5. Climate action is trillions of dollars cheaper than climate inaction.

Investing in a clean energy economy is not cheap. It is actually projected to cost trillions of dollars. However, sticking with a dirty energy economy will cost society much more, many trillions of dollars more.


6. The question should not be about how much solar panels cost, but about how much solar power will save you.

Many people think solar power is “expensive,” but that’s often only true if you look at half of the equation. In reality, solar power often saves homeowners tens of thousands of dollars. If you go solar with a straight purchase (no loan), you’re going to save the most money… but it will also be a longer period of time before you get your money back and start putting extra cash in your pocket. On the other hand, if you get a good (perhaps $0-down) solar loan, solar lease, or solar PPA, you can start saving money immediately or almost immediately. You just won’t save as much money down the road. Nonetheless, you can often still save tens of thousands of dollars (compared to buying all of your electricity from the grid and not producing any electricity yourself).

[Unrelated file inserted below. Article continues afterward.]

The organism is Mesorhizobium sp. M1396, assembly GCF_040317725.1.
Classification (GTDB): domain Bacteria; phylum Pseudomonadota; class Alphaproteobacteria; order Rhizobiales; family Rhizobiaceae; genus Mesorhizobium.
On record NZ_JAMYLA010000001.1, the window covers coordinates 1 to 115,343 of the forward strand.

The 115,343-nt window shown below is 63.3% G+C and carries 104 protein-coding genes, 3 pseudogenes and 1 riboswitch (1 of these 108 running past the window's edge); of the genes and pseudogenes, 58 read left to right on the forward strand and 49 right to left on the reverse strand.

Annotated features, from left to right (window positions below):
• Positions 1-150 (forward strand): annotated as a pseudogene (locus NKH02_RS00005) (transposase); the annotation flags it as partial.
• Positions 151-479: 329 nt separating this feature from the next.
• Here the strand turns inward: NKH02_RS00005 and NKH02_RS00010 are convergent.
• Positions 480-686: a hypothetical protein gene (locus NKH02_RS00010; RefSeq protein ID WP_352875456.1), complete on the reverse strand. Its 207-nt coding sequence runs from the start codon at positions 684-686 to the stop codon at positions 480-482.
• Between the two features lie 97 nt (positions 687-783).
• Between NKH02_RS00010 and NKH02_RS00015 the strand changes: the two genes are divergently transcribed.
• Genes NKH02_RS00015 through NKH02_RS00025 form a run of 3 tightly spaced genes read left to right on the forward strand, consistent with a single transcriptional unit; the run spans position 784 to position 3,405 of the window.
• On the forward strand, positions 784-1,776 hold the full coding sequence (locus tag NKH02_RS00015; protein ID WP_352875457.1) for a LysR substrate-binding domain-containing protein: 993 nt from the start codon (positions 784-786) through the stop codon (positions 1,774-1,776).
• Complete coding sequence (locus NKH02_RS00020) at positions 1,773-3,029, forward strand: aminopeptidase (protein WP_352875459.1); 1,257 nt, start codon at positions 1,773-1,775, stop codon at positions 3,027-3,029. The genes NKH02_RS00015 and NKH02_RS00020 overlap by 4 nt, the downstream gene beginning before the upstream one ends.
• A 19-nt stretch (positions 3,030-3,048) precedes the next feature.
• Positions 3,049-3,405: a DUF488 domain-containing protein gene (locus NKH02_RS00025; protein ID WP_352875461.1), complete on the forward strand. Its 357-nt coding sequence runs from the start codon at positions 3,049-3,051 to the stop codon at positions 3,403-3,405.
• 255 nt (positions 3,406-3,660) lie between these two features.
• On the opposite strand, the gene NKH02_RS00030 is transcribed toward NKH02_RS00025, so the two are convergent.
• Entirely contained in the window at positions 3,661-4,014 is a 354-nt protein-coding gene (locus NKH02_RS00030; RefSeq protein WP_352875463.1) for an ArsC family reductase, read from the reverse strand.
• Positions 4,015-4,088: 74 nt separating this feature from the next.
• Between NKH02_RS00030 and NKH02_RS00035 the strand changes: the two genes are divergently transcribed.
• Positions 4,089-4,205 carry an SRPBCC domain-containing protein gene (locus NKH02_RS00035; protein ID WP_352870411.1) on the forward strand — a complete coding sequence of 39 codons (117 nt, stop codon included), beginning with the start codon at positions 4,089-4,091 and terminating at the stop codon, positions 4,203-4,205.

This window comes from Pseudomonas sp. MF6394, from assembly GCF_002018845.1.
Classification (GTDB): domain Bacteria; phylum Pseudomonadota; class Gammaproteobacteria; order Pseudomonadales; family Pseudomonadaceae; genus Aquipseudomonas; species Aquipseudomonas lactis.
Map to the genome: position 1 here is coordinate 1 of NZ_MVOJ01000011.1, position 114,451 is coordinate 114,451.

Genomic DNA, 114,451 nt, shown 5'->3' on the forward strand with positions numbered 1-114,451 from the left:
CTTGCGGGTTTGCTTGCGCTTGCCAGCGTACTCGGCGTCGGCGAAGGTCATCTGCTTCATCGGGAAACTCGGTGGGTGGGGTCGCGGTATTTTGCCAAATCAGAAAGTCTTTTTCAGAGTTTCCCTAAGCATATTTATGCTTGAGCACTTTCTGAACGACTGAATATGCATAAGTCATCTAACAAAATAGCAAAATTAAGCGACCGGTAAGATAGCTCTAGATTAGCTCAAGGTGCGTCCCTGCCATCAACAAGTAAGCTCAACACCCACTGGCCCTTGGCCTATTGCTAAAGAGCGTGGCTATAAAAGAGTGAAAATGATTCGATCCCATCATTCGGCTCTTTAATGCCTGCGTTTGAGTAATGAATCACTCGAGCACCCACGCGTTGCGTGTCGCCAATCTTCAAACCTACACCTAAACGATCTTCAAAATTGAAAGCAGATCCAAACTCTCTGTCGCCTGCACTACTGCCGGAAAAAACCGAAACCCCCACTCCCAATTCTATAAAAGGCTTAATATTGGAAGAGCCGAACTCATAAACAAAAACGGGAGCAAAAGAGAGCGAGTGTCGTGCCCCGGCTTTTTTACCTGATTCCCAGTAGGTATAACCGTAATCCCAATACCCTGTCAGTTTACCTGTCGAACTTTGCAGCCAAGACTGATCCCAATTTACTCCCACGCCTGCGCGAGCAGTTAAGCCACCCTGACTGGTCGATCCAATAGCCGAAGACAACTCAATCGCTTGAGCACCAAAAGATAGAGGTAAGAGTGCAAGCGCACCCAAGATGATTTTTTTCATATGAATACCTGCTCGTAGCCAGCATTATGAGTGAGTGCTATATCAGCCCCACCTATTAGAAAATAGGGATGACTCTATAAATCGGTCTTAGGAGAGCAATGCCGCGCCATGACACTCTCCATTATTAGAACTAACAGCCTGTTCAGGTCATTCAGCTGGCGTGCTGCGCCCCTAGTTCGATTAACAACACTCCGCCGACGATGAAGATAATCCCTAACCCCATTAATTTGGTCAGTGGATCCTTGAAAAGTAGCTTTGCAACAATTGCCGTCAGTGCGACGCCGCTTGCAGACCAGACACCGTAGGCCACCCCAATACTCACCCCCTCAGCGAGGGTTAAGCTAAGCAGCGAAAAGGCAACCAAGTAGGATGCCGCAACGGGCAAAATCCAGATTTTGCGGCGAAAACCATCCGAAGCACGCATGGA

solar power savings How Much Do Solar Panels Cost?

7. There are many ways to achieve high renewable penetration levels.

According to an NREL study examining high renewable energy integration in the US, 80% of US electricity could be coming from renewables by 2050.